FIFA President Sepp Blatter set
out to mend his relationship with Germany on Tuesday by
clarifying comments which appeared to suggest the country could
have "bought" the right to host the 2006 World Cup.
The 76-year-old Swiss wrote a letter to Bild newspaper,
explaining that what he was trying to say in an interview
published on Sunday was that World Cup hosting decisions were
always surrounded by suspicion.
In the interview with Swiss paper Sonntagsblick, Blatter
remembered that Germany were awarded the tournament ahead of
South Africa in 2000 after the Oceania representative on FIFA's
executive committee, Charles Dempsey, abstained from voting.
"World Cups being purchased? There I am reminded of the vote
for the 2006 World Cup, where somebody left the room at the last
minute. And so suddenly instead of 10-10, the vote stood at 10-9
in Germany's favour," Blatter was quoted as saying, although the
actual final vote was 12-11.
"I'm happy that I did not have to cast the decisive extra
ballot. But, well, suddenly someone stood up and left. Perhaps
in that case, I was also too well-meaning and too naive.
"No I don't suspect [that the 2006 World Cup had been
purchased]. I'm making an observation."
In Tuesday's letter to Bild, Blatter said he wished to put
his comments into context.
"I wanted to say that one can always find a pretext to doubt
the legality of a decision," he said.
"It shows that with a World Cup hosting vote, you can
always find a pretext to spin a conspiracy theory. Even in
connection with Germany, which delivered a perfect World Cup, a
summer fairly tale of which the whole country can be proud."
He added: "I don't believe in conspiracy theories, but only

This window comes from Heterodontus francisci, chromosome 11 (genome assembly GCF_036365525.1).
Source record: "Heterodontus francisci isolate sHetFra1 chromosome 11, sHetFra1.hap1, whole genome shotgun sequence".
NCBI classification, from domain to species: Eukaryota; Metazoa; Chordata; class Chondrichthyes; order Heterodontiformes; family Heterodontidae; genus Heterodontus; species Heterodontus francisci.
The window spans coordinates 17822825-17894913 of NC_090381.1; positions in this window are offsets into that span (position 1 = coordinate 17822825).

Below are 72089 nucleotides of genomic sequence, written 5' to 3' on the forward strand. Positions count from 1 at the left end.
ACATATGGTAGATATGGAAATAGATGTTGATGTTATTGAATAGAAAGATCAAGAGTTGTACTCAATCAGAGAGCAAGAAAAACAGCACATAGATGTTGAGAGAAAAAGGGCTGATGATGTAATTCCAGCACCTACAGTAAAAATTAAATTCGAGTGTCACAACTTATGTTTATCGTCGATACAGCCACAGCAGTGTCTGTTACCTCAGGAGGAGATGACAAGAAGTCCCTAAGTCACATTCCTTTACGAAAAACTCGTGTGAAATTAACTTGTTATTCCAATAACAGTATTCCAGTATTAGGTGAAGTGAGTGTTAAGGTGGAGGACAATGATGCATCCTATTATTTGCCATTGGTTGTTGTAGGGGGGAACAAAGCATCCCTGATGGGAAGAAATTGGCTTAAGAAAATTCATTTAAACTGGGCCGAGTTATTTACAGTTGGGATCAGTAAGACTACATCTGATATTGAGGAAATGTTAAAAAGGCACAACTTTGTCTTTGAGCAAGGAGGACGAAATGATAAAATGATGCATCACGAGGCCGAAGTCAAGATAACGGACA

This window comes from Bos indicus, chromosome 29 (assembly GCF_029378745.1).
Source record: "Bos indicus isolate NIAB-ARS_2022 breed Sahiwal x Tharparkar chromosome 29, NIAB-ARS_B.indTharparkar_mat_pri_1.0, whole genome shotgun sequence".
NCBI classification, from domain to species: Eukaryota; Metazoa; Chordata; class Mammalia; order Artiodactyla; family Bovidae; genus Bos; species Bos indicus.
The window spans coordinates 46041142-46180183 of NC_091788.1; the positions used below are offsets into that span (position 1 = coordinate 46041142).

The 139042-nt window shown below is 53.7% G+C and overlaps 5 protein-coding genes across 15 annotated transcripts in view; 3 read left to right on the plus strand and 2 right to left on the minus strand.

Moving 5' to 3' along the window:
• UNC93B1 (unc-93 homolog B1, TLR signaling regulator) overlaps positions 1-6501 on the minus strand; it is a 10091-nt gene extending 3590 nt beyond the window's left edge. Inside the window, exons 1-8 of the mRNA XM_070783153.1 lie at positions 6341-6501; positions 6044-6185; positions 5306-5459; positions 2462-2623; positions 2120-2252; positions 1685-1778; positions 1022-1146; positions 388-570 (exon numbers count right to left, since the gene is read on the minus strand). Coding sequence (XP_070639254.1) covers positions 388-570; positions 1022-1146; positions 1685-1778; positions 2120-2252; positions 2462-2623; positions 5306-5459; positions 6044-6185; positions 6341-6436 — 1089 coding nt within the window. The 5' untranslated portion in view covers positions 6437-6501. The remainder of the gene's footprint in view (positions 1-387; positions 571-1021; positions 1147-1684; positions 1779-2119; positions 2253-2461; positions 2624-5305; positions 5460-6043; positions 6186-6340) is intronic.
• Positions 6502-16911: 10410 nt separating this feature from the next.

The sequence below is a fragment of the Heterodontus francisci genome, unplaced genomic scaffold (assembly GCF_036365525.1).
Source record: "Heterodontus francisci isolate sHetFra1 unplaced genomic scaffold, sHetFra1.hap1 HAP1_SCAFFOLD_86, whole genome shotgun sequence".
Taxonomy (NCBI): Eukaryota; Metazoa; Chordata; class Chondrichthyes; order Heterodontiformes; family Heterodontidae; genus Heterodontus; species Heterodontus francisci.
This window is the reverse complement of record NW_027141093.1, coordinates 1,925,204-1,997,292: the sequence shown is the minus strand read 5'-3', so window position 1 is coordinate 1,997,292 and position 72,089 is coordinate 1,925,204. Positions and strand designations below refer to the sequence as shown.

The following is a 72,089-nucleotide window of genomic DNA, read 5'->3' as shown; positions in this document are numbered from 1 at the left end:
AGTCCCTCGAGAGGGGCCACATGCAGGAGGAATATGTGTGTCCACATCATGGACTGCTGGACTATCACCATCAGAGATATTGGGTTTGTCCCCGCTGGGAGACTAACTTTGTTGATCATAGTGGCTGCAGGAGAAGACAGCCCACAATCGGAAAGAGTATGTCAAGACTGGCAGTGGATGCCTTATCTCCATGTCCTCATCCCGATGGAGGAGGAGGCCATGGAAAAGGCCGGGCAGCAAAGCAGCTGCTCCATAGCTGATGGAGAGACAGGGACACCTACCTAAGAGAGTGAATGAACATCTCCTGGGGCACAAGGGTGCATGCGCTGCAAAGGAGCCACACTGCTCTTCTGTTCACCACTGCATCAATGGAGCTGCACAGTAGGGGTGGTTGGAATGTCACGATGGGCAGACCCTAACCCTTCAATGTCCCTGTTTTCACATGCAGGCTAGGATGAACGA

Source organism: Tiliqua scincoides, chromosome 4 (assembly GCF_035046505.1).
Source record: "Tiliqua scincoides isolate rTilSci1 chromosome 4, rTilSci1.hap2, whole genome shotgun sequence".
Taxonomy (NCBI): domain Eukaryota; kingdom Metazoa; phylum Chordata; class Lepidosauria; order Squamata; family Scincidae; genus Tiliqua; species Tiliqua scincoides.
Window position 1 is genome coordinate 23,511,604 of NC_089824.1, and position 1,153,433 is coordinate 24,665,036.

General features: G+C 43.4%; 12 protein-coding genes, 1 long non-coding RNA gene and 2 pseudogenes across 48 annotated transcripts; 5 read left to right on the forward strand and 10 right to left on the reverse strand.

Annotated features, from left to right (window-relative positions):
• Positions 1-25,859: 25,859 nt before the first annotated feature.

in facts. As long as there is no concrete evidence to hand, one
must and should stick by the legality of the vote.
"This applies to Germany just as much as for other
countries. That is the core of my message."
Blatter's remarks caused outrage in Germany and prompted
some politicians to suggest he be stripped of an honorary award
he received in 2006 for services to the country.
The Bundesverdienstkreuz (Federal Cross of Merit) is
Germany's highest award for individuals deemed to have served
the country's common good.
"Sepp Blatter represents endemic corruption at FIFA...
therefore this award should be withdrawn," Reinhard Buetikofer,
a German MEP for the Greens, told newspaper Die Welt.
"If Sepp Blatter continues to not want a real investigation
into bribery, than we should think about withdrawing the award,"
Thomas Oppermann, head of the Social Democrats parliamentary
group told the same publication.
Former Germany captain and coach Franz Beckenbauer, who
heads FIFA's football task force, also questioned Blatter's
recollection of events in an article published in Monday's Bild.
"I cannot understand Sepp Blatter's comments and allusions.
For a start, he is wrong on the result of the vote. It was 12-11
for us, not 10-9," he said.
Dutch players imprisoned for shocking death
One more season, but then...
Malaga man maintains Manchester/Madrid mania
Maracana applauds deep-lying playmaker
Who would you rather have playing for your club?
12 months out, the stars look to the World Cup
Your questions answered by an A to Z of legends
75% of all TV is Bale
On the road to ruin
Adidas Nitrocharge for you
FourFourTwo is brought to you by Haymarket Consumer Media & FourFourTwo is part of Haymarket Sport
| International Licensing | © Haymarket Media Group 2010